Recent trends in diagnosis and treatment of faecal incontinence


Professor S. S. C. Rao, Neurogastroenterology and Motility, Division of Gastroenterology/Hepatology, University of Iowa, 4612 JCP, 200 Hawkins Drive, Iowa City, IA 5224, USA.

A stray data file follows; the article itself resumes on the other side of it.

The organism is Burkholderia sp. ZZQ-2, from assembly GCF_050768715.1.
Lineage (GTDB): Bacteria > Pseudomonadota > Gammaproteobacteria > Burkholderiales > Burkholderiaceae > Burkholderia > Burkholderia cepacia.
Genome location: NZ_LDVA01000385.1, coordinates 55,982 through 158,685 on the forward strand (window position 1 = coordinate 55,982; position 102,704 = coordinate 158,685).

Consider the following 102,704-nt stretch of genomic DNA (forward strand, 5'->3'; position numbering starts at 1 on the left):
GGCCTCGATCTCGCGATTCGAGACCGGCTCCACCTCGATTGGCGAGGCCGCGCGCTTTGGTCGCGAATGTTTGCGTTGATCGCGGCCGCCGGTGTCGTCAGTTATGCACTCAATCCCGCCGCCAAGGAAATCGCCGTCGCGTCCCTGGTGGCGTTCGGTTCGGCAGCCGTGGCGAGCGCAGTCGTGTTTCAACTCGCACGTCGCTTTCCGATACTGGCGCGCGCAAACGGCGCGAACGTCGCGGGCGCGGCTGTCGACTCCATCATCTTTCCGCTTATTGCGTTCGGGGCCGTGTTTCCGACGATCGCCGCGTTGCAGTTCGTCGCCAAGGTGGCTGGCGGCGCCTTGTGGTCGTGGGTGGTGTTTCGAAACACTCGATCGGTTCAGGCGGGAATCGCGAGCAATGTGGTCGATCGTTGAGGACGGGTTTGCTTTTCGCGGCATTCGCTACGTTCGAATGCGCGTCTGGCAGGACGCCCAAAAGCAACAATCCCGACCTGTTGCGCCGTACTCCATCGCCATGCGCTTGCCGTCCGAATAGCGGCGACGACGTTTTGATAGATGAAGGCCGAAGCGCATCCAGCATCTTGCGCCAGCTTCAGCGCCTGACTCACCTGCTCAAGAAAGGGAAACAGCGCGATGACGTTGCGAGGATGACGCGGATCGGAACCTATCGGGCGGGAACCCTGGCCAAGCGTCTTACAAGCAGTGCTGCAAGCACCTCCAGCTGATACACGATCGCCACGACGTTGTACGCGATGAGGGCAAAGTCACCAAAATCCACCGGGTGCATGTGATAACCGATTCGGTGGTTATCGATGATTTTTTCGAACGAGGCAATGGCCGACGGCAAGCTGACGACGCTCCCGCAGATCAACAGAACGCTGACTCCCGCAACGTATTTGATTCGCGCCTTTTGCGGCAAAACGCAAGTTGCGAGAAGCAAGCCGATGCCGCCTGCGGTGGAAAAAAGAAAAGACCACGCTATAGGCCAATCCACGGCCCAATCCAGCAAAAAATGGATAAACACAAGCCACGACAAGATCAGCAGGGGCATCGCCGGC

The inability to control bowel discharge is not only common but extremely distressing. It has a negative impact on a patient's lifestyle, leads to a loss of self-esteem, social isolation and a diminished quality of life. Faecal incontinence is often due to multiple pathogenic mechanisms and rarely due to a single factor. Normal continence to stool is maintained by the structural and functional integrity of the anorectal unit. Consequently, disruption of the normal anatomy or physiology of the anorectal unit leads to faecal incontinence. Currently, several diagnostic tests are available that can provide an insight regarding the pathophysiology of faecal incontinence and thereby guide management. The treatment of faecal incontinence includes medical, surgical or behavioural approaches. Today, by using logical approach to management, it is possible to improve symptoms and bowel function in many of these patients.